As a junior in high school I attended Colorado Boys’ State, a weeklong citizenship program run by the American Legion. The Legion selects hundreds of boys from across the state and brings them together to build a mock government complete with elections for various offices. The idea is to instruct the participants about the structure of government and the glory of American democracy. Boys’ State operates in 49 states and claims numerous well-know politicians as graduates, including former President Bill Clinton, former North Carolina Governor Jim Hunt, New York Governor George Pataki, Alan Keyes of Maryland and Illinois, and ex-Senator Sam Nunn of Georgia, and Senator Ben Nelson of Nebraska.
I found it to be a pretty odd experience, but I did learn from it. I appreciate those who volunteer their time, money, and efforts to put it together each year. The first thing it did was expose me to the American Legion, a veteran’s organization that was more overtly patriotic and conservative than what I had known growing up in Boulder, Colorado. In the selection interview, a group of old men quizzed me fairly gently about our county, and I did fine with that. Then, I guess because there was something about it on my application, they asked me a few skeptical questions about computers. I remember distinctly that one of the men made the statement (possibly a joke) that these newfangled computers might lead one day lead to men marrying robots. I responded awkwardly that at least I would be able to program those robots.
When I showed up in Pueblo for the first day I did not feel at home in the least. The single-sex environment felt strange. I was also uncomfortable being supervised by veterans who seemed culturally foreign and surrounded by boys from rural parts of the state who were just as unfamiliar. It was there that for the first time in my life I heard “jew” used as a verb, though the boy who used it was mortified when I questioned him about it. I remember some tension between the strict ideals of the supervisors and the tendency of young men to test limits. In our group, there was major fallout when a few of the boys ran a gigantic pair of pants owned by our supervisor up a flagpole. We got an intense speech about the meaning of the flag that ended with our supervisor crying.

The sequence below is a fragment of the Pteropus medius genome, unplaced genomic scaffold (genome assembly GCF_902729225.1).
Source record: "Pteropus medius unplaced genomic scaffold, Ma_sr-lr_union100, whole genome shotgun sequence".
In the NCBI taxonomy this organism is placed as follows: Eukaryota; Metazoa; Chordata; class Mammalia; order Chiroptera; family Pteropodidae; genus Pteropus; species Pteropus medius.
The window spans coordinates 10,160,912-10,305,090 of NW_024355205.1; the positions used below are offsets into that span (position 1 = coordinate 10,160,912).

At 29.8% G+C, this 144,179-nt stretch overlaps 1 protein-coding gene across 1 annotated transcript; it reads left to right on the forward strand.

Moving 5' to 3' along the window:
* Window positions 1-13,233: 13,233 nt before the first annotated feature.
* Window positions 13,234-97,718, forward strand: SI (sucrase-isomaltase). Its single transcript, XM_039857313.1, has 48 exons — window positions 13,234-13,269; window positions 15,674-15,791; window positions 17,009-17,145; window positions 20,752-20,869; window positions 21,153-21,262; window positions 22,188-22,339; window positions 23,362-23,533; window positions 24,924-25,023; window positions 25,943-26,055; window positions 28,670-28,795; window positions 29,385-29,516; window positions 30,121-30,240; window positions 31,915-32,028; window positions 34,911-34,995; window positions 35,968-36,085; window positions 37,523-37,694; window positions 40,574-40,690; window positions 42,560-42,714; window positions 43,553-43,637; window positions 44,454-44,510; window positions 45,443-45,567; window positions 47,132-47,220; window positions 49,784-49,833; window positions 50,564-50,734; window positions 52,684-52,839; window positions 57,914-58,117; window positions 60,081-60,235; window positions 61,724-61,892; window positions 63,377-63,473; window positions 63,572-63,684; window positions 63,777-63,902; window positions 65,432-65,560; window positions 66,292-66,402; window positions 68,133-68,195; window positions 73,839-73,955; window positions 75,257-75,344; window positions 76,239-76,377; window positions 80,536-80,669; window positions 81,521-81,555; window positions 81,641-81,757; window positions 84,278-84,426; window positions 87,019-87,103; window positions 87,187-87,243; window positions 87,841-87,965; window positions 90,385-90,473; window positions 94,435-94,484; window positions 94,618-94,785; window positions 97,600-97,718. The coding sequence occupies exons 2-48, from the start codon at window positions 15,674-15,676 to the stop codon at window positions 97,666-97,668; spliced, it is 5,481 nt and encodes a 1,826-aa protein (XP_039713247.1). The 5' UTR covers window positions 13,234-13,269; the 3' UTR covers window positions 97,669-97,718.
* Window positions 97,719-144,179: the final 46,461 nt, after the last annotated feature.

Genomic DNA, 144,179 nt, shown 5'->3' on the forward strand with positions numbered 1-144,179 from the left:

I felt fortunate that there were several other attendees from my high school that I knew, including someone with whom I shared a room. All of the boys were assigned to “counties”—I was from Routt—and randomly into two political parties. We ran for local offices from our regions and then conducted “state-wide” elections for two Senators, a Governor and a Lieutenant Governor of the whole group. I ran for and won one of the dime-a-dozen local offices (state senator). I still have the certificate from that—the only office I have ever sought.
The biggest lesson for me came when another guy from my high school decided to seek the Lieutenant Governor’s office. I was on his campaign team. We had a night meeting to try to establish his positions on various issues and several of us debated inconclusively on that matter. After listening for a while, the candidate gave up on us and said he was going to bed. The next day he gave a pleasant-sounding and well-delivered speech that ignored the issues we were debating -- and won handily.
That Lieutenant Governor’s candidacy provided important political lessons to me. One, the details are not the most important part of campaigning, and two, it is often better to just drive ahead than spin your wheels and get nowhere.